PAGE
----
There is no doubt that thinking the best of others can boost the quality of your life. Among other things, it will help you establish rapport with many people who otherwise would remain strangers. Be careful, however, not to overdo it. Thinking the best of others can make us dangerously vulnerable. Your optimism should not be unthinking but rather tempered by the right dose of realism. Having a positive attitude doesn't mean that you should trust just anybody with your life. I do wish that I had been more cautious at various times in my life. And yet thinking the best of my fellow human beings remains a very important part of who I am.
So, when it comes to people, have great expectations: it will be good for your soul, and it may touch theirs. At the same time, don't discount the possibility of unpleasant surprises. If people let you down, don't rush to judgment, but don't disregard the disenchanting evidence, either. Sad as it may be, accept that your opinion and feelings are changing. At some point, you may decide to tell the people who have disappointed you about your discontent. Be frank. No matter what their reaction to your frankness may be, you can at least take comfort in thinking that you will have given them a precious chance to learn something about themselves, you, or both.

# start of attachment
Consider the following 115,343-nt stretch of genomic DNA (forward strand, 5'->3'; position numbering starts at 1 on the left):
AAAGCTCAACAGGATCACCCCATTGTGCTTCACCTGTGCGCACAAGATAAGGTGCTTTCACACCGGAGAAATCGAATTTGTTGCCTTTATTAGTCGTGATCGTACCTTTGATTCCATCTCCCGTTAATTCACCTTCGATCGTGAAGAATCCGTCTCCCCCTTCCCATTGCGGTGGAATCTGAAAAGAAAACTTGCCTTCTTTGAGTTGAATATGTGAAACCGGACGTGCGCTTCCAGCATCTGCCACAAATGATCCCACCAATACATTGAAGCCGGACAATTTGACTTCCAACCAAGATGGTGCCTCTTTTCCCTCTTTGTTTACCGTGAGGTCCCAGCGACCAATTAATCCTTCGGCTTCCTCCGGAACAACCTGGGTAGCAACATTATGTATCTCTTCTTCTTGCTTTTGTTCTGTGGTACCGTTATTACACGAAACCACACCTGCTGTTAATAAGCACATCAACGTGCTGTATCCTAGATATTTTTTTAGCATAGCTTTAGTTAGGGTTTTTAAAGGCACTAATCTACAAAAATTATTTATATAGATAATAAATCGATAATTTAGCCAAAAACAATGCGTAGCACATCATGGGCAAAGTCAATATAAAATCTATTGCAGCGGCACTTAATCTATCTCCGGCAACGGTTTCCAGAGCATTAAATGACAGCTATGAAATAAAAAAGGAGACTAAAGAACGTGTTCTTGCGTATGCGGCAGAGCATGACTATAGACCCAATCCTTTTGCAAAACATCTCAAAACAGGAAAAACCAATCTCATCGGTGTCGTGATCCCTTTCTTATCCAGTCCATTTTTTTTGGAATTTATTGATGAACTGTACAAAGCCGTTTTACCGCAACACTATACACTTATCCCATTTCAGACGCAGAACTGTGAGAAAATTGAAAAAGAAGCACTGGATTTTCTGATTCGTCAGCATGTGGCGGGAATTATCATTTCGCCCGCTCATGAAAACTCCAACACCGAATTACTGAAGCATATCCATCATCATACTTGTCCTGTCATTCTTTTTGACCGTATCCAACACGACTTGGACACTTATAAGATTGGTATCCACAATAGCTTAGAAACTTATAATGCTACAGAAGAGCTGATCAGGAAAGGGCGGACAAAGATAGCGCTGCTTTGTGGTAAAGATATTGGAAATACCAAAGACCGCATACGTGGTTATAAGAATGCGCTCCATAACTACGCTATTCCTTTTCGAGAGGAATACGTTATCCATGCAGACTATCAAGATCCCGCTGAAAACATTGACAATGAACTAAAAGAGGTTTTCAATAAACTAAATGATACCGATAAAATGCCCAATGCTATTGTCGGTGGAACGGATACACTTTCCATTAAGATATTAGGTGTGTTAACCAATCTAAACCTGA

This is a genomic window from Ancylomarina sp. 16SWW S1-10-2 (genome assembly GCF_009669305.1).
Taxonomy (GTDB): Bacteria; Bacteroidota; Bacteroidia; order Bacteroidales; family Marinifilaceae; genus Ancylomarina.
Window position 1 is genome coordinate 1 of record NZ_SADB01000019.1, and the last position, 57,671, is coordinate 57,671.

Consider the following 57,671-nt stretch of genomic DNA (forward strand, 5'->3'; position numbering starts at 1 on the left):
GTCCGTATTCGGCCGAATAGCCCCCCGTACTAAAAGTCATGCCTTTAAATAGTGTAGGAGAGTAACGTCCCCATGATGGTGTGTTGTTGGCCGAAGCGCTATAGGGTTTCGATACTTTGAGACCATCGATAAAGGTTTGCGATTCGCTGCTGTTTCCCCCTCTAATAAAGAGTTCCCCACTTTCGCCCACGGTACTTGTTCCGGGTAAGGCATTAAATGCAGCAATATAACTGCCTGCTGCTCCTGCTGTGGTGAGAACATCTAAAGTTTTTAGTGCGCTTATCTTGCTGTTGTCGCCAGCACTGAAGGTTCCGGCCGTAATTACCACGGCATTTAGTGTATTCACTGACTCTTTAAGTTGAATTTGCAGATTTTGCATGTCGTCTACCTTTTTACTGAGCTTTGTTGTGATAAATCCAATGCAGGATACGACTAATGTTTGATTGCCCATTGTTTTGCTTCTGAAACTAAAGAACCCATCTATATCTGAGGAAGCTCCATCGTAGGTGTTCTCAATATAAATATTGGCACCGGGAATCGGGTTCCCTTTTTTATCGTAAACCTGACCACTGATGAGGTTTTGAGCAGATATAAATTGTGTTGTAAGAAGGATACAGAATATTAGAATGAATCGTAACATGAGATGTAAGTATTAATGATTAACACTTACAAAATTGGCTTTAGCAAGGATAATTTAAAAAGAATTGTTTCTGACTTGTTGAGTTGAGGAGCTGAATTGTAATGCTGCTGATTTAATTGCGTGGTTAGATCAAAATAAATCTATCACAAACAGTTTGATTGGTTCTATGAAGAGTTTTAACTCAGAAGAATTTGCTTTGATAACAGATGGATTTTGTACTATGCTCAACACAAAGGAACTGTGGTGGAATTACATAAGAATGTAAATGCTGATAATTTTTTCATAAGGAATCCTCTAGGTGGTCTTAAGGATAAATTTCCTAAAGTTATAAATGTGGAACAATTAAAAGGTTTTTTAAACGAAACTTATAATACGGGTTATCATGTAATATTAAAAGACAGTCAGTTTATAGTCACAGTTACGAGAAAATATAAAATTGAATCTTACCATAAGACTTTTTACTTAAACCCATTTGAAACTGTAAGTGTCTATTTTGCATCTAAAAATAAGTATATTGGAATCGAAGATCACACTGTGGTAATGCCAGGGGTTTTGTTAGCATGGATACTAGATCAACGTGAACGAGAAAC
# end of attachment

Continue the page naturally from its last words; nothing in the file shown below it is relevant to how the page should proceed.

A Note on the Fair Americans
People from other parts of the world are often struck by Americans' seemingly unbounded willingness to take a chance on others. This is a defining American trait, just like the belief in freedom and in the rights of the individual. What is America if not the place where people can expect to be given a chance, where they are given the benefit of the doubt when they come under suspicion and a second chance after a fall? These are all forms of thinking the best of others. As a European who has lived in the United States for a long time, I continue to marvel at this mixture of idealism and radical fairness in the American soul.
Take this quiz and put your manners to the test.